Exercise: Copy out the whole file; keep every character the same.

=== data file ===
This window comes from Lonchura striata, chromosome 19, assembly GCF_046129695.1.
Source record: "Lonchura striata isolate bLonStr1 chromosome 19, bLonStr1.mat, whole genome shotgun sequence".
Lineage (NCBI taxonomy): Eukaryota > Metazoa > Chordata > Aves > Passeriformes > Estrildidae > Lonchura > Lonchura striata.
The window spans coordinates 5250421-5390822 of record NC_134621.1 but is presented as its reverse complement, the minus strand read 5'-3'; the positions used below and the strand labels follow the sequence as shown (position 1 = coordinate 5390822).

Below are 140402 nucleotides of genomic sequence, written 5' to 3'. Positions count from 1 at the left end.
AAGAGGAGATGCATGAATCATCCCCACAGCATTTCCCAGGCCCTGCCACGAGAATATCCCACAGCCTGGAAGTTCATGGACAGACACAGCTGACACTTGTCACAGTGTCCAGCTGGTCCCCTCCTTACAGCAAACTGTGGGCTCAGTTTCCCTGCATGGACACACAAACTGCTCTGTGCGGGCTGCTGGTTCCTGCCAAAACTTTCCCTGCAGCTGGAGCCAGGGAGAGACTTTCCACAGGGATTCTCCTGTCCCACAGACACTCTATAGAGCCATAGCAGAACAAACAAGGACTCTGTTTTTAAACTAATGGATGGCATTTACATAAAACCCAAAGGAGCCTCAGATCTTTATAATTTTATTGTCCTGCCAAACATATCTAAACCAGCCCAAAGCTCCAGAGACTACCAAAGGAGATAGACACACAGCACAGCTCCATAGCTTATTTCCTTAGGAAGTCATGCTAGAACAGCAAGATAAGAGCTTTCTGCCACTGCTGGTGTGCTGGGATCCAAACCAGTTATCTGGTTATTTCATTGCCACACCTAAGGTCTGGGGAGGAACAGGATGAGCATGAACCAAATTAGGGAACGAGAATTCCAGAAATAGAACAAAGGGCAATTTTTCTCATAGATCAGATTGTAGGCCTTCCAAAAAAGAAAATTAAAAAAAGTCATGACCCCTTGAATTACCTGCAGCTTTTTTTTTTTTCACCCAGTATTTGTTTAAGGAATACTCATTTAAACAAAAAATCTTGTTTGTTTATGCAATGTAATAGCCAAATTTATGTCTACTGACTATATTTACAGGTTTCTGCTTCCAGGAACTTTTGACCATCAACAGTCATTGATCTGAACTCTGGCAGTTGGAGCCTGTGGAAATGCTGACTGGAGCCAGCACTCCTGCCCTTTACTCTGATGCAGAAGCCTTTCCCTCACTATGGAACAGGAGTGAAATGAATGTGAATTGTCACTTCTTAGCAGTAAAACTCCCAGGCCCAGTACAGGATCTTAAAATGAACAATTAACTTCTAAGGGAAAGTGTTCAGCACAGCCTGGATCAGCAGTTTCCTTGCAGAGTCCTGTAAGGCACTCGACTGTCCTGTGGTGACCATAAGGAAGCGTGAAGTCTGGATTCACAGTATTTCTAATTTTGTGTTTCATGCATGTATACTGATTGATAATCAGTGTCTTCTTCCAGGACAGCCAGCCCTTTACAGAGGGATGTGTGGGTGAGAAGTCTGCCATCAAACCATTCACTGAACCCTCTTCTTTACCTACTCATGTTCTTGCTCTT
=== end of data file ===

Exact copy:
This window comes from Lonchura striata, chromosome 19, assembly GCF_046129695.1.
Source record: "Lonchura striata isolate bLonStr1 chromosome 19, bLonStr1.mat, whole genome shotgun sequence".
Lineage (NCBI taxonomy): Eukaryota > Metazoa > Chordata > Aves > Passeriformes > Estrildidae > Lonchura > Lonchura striata.
The window spans coordinates 5250421-5390822 of record NC_134621.1 but is presented as its reverse complement, the minus strand read 5'-3'; the positions used below and the strand labels follow the sequence as shown (position 1 = coordinate 5390822).

Below are 140402 nucleotides of genomic sequence, written 5' to 3'. Positions count from 1 at the left end.
AAGAGGAGATGCATGAATCATCCCCACAGCATTTCCCAGGCCCTGCCACGAGAATATCCCACAGCCTGGAAGTTCATGGACAGACACAGCTGACACTTGTCACAGTGTCCAGCTGGTCCCCTCCTTACAGCAAACTGTGGGCTCAGTTTCCCTGCATGGACACACAAACTGCTCTGTGCGGGCTGCTGGTTCCTGCCAAAACTTTCCCTGCAGCTGGAGCCAGGGAGAGACTTTCCACAGGGATTCTCCTGTCCCACAGACACTCTATAGAGCCATAGCAGAACAAACAAGGACTCTGTTTTTAAACTAATGGATGGCATTTACATAAAACCCAAAGGAGCCTCAGATCTTTATAATTTTATTGTCCTGCCAAACATATCTAAACCAGCCCAAAGCTCCAGAGACTACCAAAGGAGATAGACACACAGCACAGCTCCATAGCTTATTTCCTTAGGAAGTCATGCTAGAACAGCAAGATAAGAGCTTTCTGCCACTGCTGGTGTGCTGGGATCCAAACCAGTTATCTGGTTATTTCATTGCCACACCTAAGGTCTGGGGAGGAACAGGATGAGCATGAACCAAATTAGGGAACGAGAATTCCAGAAATAGAACAAAGGGCAATTTTTCTCATAGATCAGATTGTAGGCCTTCCAAAAAAGAAAATTAAAAAAAGTCATGACCCCTTGAATTACCTGCAGCTTTTTTTTTTTTCACCCAGTATTTGTTTAAGGAATACTCATTTAAACAAAAAATCTTGTTTGTTTATGCAATGTAATAGCCAAATTTATGTCTACTGACTATATTTACAGGTTTCTGCTTCCAGGAACTTTTGACCATCAACAGTCATTGATCTGAACTCTGGCAGTTGGAGCCTGTGGAAATGCTGACTGGAGCCAGCACTCCTGCCCTTTACTCTGATGCAGAAGCCTTTCCCTCACTATGGAACAGGAGTGAAATGAATGTGAATTGTCACTTCTTAGCAGTAAAACTCCCAGGCCCAGTACAGGATCTTAAAATGAACAATTAACTTCTAAGGGAAAGTGTTCAGCACAGCCTGGATCAGCAGTTTCCTTGCAGAGTCCTGTAAGGCACTCGACTGTCCTGTGGTGACCATAAGGAAGCGTGAAGTCTGGATTCACAGTATTTCTAATTTTGTGTTTCATGCATGTATACTGATTGATAATCAGTGTCTTCTTCCAGGACAGCCAGCCCTTTACAGAGGGATGTGTGGGTGAGAAGTCTGCCATCAAACCATTCACTGAACCCTCTTCTTTACCTACTCATGTTCTTGCTCTT